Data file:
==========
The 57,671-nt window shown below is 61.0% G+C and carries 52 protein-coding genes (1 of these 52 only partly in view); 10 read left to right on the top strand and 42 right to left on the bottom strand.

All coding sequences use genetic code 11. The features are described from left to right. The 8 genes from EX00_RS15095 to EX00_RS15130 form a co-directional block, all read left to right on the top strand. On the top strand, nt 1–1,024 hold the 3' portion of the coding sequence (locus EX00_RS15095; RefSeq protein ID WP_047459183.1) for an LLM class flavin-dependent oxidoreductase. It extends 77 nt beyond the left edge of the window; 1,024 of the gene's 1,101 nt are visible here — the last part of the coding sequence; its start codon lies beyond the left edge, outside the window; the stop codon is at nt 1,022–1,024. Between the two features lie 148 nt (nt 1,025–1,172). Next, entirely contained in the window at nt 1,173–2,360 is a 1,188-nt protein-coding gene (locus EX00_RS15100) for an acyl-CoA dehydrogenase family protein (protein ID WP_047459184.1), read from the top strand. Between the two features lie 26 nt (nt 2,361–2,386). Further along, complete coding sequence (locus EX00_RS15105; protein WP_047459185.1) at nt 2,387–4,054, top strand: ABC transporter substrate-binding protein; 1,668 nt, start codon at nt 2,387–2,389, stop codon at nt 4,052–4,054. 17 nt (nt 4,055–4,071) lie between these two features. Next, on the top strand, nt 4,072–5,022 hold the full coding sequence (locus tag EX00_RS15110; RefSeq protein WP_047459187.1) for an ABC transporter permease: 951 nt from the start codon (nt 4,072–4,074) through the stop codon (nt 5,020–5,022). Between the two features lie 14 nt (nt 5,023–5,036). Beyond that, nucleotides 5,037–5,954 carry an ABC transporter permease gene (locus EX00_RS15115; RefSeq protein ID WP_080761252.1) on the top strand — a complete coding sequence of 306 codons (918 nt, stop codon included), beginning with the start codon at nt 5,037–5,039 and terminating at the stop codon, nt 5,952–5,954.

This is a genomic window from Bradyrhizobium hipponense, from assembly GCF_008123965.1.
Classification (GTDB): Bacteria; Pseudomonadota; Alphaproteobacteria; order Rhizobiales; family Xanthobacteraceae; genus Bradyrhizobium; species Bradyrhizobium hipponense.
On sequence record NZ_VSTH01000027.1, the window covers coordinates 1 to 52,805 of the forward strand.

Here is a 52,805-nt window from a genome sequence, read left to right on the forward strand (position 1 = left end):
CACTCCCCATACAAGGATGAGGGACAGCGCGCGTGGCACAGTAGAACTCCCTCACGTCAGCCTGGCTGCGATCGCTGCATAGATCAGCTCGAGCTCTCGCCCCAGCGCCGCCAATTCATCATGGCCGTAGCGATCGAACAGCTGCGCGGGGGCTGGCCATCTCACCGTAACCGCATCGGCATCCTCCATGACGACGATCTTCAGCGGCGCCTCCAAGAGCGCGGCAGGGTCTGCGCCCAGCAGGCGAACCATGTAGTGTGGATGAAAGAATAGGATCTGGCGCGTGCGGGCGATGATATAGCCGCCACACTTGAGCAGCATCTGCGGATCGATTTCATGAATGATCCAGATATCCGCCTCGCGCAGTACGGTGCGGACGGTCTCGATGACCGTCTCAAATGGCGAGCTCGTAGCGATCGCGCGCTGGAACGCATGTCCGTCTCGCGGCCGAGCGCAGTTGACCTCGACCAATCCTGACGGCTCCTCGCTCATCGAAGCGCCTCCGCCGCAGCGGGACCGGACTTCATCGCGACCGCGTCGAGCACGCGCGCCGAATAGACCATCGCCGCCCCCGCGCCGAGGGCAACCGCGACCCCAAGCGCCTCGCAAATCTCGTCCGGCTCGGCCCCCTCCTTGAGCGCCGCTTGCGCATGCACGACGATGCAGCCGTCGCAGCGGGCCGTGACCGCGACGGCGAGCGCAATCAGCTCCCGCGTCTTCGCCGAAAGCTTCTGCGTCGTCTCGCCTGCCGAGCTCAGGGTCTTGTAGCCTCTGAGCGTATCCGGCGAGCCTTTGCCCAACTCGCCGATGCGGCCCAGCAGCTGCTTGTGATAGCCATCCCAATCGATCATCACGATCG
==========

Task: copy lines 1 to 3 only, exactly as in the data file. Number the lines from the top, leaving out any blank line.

The 57,671-nt window shown below is 61.0% G+C and carries 52 protein-coding genes (1 of these 52 only partly in view); 10 read left to right on the top strand and 42 right to left on the bottom strand.

All coding sequences use genetic code 11. The features are described from left to right. The 8 genes from EX00_RS15095 to EX00_RS15130 form a co-directional block, all read left to right on the top strand. On the top strand, nt 1–1,024 hold the 3' portion of the coding sequence (locus EX00_RS15095; RefSeq protein ID WP_047459183.1) for an LLM class flavin-dependent oxidoreductase. It extends 77 nt beyond the left edge of the window; 1,024 of the gene's 1,101 nt are visible here — the last part of the coding sequence; its start codon lies beyond the left edge, outside the window; the stop codon is at nt 1,022–1,024. Between the two features lie 148 nt (nt 1,025–1,172). Next, entirely contained in the window at nt 1,173–2,360 is a 1,188-nt protein-coding gene (locus EX00_RS15100) for an acyl-CoA dehydrogenase family protein (protein ID WP_047459184.1), read from the top strand. Between the two features lie 26 nt (nt 2,361–2,386). Further along, complete coding sequence (locus EX00_RS15105; protein WP_047459185.1) at nt 2,387–4,054, top strand: ABC transporter substrate-binding protein; 1,668 nt, start codon at nt 2,387–2,389, stop codon at nt 4,052–4,054. 17 nt (nt 4,055–4,071) lie between these two features. Next, on the top strand, nt 4,072–5,022 hold the full coding sequence (locus tag EX00_RS15110; RefSeq protein WP_047459187.1) for an ABC transporter permease: 951 nt from the start codon (nt 4,072–4,074) through the stop codon (nt 5,020–5,022). Between the two features lie 14 nt (nt 5,023–5,036). Beyond that, nucleotides 5,037–5,954 carry an ABC transporter permease gene (locus EX00_RS15115; RefSeq protein ID WP_080761252.1) on the top strand — a complete coding sequence of 306 codons (918 nt, stop codon included), beginning with the start codon at nt 5,037–5,039 and terminating at the stop codon, nt 5,952–5,954.

This is a genomic window from Bradyrhizobium hipponense, from assembly GCF_008123965.1.